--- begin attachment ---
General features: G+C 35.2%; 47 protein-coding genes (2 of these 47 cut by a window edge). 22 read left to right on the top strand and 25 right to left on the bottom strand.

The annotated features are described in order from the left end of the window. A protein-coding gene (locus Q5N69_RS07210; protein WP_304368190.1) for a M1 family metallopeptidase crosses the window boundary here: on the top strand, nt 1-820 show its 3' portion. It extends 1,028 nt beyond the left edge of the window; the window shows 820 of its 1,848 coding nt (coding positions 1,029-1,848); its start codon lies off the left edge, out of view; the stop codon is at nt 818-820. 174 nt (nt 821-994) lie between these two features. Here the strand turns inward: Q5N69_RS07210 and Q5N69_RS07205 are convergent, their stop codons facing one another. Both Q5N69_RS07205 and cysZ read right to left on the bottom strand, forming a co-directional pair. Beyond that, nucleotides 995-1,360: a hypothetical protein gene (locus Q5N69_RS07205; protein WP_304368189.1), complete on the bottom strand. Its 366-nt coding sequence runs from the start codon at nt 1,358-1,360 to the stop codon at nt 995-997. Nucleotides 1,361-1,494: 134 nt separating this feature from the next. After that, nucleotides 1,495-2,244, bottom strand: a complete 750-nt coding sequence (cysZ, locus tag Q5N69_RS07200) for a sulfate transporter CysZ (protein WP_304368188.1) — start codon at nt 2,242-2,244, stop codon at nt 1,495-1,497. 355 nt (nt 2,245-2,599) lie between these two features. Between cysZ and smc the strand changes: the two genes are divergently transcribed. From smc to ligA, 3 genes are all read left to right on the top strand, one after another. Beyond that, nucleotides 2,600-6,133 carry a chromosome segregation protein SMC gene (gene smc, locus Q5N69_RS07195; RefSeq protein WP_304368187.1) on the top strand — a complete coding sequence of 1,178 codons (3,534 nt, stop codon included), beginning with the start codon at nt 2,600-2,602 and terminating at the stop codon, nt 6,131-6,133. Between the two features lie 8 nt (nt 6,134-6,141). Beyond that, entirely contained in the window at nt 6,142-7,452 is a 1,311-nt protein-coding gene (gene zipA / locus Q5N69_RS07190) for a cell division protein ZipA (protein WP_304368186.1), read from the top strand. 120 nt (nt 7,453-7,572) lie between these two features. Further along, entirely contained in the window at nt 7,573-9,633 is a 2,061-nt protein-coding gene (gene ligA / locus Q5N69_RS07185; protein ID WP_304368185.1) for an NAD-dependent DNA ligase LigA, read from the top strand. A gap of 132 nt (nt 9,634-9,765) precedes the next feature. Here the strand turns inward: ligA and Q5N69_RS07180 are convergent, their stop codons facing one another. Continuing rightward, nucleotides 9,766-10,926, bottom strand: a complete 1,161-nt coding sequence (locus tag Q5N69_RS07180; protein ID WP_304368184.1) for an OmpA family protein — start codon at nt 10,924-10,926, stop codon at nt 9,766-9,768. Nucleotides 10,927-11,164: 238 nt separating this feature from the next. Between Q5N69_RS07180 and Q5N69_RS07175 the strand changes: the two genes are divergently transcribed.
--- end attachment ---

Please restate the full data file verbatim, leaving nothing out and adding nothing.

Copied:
General features: G+C 35.2%; 47 protein-coding genes (2 of these 47 cut by a window edge). 22 read left to right on the top strand and 25 right to left on the bottom strand.

The annotated features are described in order from the left end of the window. A protein-coding gene (locus Q5N69_RS07210; protein WP_304368190.1) for a M1 family metallopeptidase crosses the window boundary here: on the top strand, nt 1-820 show its 3' portion. It extends 1,028 nt beyond the left edge of the window; the window shows 820 of its 1,848 coding nt (coding positions 1,029-1,848); its start codon lies off the left edge, out of view; the stop codon is at nt 818-820. 174 nt (nt 821-994) lie between these two features. Here the strand turns inward: Q5N69_RS07210 and Q5N69_RS07205 are convergent, their stop codons facing one another. Both Q5N69_RS07205 and cysZ read right to left on the bottom strand, forming a co-directional pair. Beyond that, nucleotides 995-1,360: a hypothetical protein gene (locus Q5N69_RS07205; protein WP_304368189.1), complete on the bottom strand. Its 366-nt coding sequence runs from the start codon at nt 1,358-1,360 to the stop codon at nt 995-997. Nucleotides 1,361-1,494: 134 nt separating this feature from the next. After that, nucleotides 1,495-2,244, bottom strand: a complete 750-nt coding sequence (cysZ, locus tag Q5N69_RS07200) for a sulfate transporter CysZ (protein WP_304368188.1) — start codon at nt 2,242-2,244, stop codon at nt 1,495-1,497. 355 nt (nt 2,245-2,599) lie between these two features. Between cysZ and smc the strand changes: the two genes are divergently transcribed. From smc to ligA, 3 genes are all read left to right on the top strand, one after another. Beyond that, nucleotides 2,600-6,133 carry a chromosome segregation protein SMC gene (gene smc, locus Q5N69_RS07195; RefSeq protein WP_304368187.1) on the top strand — a complete coding sequence of 1,178 codons (3,534 nt, stop codon included), beginning with the start codon at nt 2,600-2,602 and terminating at the stop codon, nt 6,131-6,133. Between the two features lie 8 nt (nt 6,134-6,141). Beyond that, entirely contained in the window at nt 6,142-7,452 is a 1,311-nt protein-coding gene (gene zipA / locus Q5N69_RS07190) for a cell division protein ZipA (protein WP_304368186.1), read from the top strand. 120 nt (nt 7,453-7,572) lie between these two features. Further along, entirely contained in the window at nt 7,573-9,633 is a 2,061-nt protein-coding gene (gene ligA / locus Q5N69_RS07185; protein ID WP_304368185.1) for an NAD-dependent DNA ligase LigA, read from the top strand. A gap of 132 nt (nt 9,634-9,765) precedes the next feature. Here the strand turns inward: ligA and Q5N69_RS07180 are convergent, their stop codons facing one another. Continuing rightward, nucleotides 9,766-10,926, bottom strand: a complete 1,161-nt coding sequence (locus tag Q5N69_RS07180; protein ID WP_304368184.1) for an OmpA family protein — start codon at nt 10,924-10,926, stop codon at nt 9,766-9,768. Nucleotides 10,927-11,164: 238 nt separating this feature from the next. Between Q5N69_RS07180 and Q5N69_RS07175 the strand changes: the two genes are divergently transcribed.